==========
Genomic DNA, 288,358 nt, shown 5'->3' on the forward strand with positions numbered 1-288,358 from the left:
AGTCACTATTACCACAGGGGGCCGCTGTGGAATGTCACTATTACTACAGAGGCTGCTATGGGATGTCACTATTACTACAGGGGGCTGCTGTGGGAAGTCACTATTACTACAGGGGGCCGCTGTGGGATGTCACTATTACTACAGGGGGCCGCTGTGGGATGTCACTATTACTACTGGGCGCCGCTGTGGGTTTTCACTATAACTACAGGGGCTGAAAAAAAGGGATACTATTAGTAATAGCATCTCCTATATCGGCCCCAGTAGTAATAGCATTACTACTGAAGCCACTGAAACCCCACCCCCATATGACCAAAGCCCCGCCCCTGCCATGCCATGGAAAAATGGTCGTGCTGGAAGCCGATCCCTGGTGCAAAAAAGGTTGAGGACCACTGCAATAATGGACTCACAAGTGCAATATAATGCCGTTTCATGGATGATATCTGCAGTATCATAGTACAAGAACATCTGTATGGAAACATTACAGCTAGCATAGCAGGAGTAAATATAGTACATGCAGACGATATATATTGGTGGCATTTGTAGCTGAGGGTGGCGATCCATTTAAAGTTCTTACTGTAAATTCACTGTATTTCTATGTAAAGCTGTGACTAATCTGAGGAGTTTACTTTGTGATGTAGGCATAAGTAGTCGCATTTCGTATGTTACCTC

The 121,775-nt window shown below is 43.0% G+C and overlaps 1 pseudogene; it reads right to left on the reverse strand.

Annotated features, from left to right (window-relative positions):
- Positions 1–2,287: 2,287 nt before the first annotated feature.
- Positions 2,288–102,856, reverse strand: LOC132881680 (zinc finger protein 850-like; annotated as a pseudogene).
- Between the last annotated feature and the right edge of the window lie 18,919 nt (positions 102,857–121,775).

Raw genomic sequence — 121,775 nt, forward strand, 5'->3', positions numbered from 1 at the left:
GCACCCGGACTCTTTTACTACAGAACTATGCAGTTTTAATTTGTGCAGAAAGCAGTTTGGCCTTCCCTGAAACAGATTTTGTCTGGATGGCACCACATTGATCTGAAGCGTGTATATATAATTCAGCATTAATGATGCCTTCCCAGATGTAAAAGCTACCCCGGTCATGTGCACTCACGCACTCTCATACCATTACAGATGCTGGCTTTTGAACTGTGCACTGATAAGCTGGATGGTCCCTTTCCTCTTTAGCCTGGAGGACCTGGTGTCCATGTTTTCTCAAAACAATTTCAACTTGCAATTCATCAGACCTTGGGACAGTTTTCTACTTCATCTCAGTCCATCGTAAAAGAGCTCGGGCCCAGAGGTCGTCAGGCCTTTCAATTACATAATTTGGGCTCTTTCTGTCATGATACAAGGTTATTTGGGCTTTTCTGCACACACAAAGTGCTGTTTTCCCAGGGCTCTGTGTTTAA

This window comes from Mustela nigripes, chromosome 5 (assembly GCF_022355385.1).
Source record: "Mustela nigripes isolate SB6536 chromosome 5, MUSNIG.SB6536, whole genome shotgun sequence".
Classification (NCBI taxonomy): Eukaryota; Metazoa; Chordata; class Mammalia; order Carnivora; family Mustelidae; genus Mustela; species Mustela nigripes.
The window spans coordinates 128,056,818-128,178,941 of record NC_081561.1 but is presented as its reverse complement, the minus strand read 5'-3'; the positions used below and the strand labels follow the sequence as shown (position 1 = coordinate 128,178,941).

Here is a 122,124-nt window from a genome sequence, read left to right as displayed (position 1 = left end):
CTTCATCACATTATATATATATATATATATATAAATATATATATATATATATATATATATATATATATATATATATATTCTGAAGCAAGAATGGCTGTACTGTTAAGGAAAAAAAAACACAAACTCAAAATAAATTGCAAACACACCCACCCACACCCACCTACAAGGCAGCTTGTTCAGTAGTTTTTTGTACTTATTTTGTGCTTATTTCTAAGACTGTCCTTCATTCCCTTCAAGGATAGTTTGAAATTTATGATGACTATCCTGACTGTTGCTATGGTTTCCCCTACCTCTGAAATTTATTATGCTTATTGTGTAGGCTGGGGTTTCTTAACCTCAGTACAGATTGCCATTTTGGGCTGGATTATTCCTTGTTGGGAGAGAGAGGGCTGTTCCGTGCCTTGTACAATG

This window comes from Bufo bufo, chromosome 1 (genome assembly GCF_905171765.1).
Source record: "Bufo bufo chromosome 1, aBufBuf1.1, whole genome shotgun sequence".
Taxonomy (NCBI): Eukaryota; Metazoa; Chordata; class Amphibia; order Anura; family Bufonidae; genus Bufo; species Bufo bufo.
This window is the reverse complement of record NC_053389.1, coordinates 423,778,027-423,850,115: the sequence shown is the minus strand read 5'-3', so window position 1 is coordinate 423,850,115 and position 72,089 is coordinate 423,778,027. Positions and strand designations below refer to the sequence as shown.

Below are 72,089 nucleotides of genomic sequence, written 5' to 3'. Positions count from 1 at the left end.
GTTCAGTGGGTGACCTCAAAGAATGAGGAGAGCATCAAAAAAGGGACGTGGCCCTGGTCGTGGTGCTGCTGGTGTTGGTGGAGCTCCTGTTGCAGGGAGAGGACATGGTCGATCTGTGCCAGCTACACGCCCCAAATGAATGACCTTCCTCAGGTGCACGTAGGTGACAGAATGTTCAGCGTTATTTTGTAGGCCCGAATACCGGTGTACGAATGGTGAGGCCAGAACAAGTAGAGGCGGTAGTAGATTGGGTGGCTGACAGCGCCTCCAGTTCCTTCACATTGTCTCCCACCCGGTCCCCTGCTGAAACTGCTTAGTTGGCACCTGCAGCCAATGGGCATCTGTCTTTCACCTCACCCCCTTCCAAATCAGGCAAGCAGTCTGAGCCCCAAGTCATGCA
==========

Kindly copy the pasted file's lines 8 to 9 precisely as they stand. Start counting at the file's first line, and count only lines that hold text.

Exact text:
Raw genomic sequence — 121,775 nt, forward strand, 5'->3', positions numbered from 1 at the left:
GCACCCGGACTCTTTTACTACAGAACTATGCAGTTTTAATTTGTGCAGAAAGCAGTTTGGCCTTCCCTGAAACAGATTTTGTCTGGATGGCACCACATTGATCTGAAGCGTGTATATATAATTCAGCATTAATGATGCCTTCCCAGATGTAAAAGCTACCCCGGTCATGTGCACTCACGCACTCTCATACCATTACAGATGCTGGCTTTTGAACTGTGCACTGATAAGCTGGATGGTCCCTTTCCTCTTTAGCCTGGAGGACCTGGTGTCCATGTTTTCTCAAAACAATTTCAACTTGCAATTCATCAGACCTTGGGACAGTTTTCTACTTCATCTCAGTCCATCGTAAAAGAGCTCGGGCCCAGAGGTCGTCAGGCCTTTCAATTACATAATTTGGGCTCTTTCTGTCATGATACAAGGTTATTTGGGCTTTTCTGCACACACAAAGTGCTGTTTTCCCAGGGCTCTGTGTTTAA